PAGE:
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How to use @MainActor to run code on the main queue

Paul Hudson    @twostraws   

Updated for Xcode 13.2

@MainActor is a global actor that uses the main queue for executing its work. In practice, this means any method or type marked with @MainActor can safely modify the UI because it will always be running on the main queue, and calling MainActor.run() will push some custom work of your choosing to the main actor, and thus to the main queue. At the simplest level both of these features are straightforward to use, but as you’ll see there’s a lot of complexity behind them.

First, let’s look at using @MainActor, which automatically makes a single method or all methods on a type run on the main actor. This is particularly useful for any types that exist to update your user interface, such as ObservableObject classes.

For example, we could create a observable object with two @Published properties, and because they will both update the UI we would mark the whole class with @MainActor to ensure these UI updates always happen on the main actor:

@MainActor
class AccountViewModel: ObservableObject {
    @Published var username = "Anonymous"
    @Published var isAuthenticated = false
}

In fact, this set up is so central to the way ObservableObject works that SwiftUI bakes it right in: whenever you use @StateObject or @ObservedObject inside a view, Swift will ensure that the whole view runs on the main actor so that you can’t accidentally try to publish UI updates in a dangerous way. Even better, no matter what property wrappers you use, the body property of your SwiftUI views is always run on the main actor.

Does that mean you don’t need to explicitly add @MainActor to observable objects? Well, no – there are still benefits to using @MainActor with these classes, not least if they are using async/await to do their own asynchronous work such as downloading data from a server.

So, my recommendation is simple: even though SwiftUI ensures main-actor-ness when using @ObservableObject, @StateObject, and SwiftUI view body properties, it’s a good idea to add the @MainActor attribute to all your observable object classes to be absolutely sure all UI updates happen on the main actor. If you need certain methods or computed properties to opt out of running on the main actor, use nonisolated as you would do with a regular actor.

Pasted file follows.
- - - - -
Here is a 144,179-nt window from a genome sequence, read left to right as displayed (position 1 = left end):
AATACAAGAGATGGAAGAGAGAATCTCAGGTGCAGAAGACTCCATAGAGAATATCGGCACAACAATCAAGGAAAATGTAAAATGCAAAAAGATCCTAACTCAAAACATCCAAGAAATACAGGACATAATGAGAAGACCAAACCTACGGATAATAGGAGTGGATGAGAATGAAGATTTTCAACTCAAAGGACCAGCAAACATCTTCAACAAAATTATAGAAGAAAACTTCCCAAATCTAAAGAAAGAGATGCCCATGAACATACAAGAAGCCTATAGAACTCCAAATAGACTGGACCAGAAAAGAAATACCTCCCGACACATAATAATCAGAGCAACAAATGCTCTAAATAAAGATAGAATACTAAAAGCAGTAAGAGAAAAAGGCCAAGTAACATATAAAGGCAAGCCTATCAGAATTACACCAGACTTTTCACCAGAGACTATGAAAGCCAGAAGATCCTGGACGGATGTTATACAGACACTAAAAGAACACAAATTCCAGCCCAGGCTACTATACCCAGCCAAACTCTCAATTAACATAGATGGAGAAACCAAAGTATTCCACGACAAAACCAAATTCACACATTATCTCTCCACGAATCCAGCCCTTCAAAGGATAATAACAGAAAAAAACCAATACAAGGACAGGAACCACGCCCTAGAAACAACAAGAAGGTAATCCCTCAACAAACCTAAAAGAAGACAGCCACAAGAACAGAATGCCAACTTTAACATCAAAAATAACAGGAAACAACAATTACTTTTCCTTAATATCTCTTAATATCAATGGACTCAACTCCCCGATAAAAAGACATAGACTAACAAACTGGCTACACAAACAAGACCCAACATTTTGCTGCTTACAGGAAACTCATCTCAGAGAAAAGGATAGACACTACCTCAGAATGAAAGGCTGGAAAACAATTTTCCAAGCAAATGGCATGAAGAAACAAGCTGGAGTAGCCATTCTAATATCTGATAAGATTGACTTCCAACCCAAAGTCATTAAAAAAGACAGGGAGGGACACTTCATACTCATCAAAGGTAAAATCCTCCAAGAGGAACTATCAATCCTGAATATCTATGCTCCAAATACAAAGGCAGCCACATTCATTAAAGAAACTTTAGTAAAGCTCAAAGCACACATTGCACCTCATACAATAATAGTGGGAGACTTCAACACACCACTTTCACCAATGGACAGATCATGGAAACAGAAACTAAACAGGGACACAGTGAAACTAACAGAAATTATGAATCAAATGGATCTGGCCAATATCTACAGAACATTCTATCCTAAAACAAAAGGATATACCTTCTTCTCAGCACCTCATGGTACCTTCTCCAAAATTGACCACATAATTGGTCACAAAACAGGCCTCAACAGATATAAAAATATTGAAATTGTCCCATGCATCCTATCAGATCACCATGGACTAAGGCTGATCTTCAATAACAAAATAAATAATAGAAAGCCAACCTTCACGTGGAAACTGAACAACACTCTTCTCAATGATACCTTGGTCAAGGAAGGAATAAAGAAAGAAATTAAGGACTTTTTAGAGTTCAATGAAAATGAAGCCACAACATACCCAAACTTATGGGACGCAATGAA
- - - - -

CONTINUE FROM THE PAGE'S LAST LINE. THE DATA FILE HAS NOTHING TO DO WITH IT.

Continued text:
Important: I’ve said it previously, but it’s worth repeating: you should not attempt to use actors for your observable objects, because they must do their UI updates on the main actor rather than a custom actor.

More broadly, any type that has @MainActor objects as properties will also implicitly be @MainActor using global actor inference – a set of rules that Swift applies to make sure global-actor-ness works without getting in the way too much. I’ll cover these rules in the next chapter, because they are quite precise.

The magic of @MainActor is that it automatically forces methods or whole types to run on the main actor, without any further work from us. Previously we needed to do it by hand, remembering to use code like DispatchQueue.main.async() or similar every place it was needed, but now the compiler does it for us automatically.

If you do need to spontaneously run some code on the main actor, you can do that by calling MainActor.run() and providing your work. This allows you to safely push work onto the main actor no matter where your code is currently running, like this:

func couldBeAnywhere() async {
    await MainActor.run {
        print("This is on the main actor.")
    }
}

await couldBeAnywhere()

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You can send back nothing from run() if you want, or send back a value like this:

func couldBeAnywhere() async {
    let result = await MainActor.run { () -> Int in
        print("This is on the main actor.")
        return 42
    }

    print(result)
}

await couldBeAnywhere()

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. Even better, if that code was already running on the main actor then the code is executed immediately – it won’t wait until the next run loop in the same way that DispatchQueue.main.async() would have done.

If you wanted the work to be sent off to the main actor without waiting for its result to come back, you can place it in a new task like this:

func couldBeAnywhere() async {
    Task.detached {
        await MainActor.run {
            print("This is on the main actor.")
        }
    }
}

await couldBeAnywhere()

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Tip: I used Task.detached() here to ensure we do not inherit any existing actor context.

Although it’s possible to create your own global actors, I think we should probably avoid doing so until we’ve had sufficient chance to build apps using what we already have.

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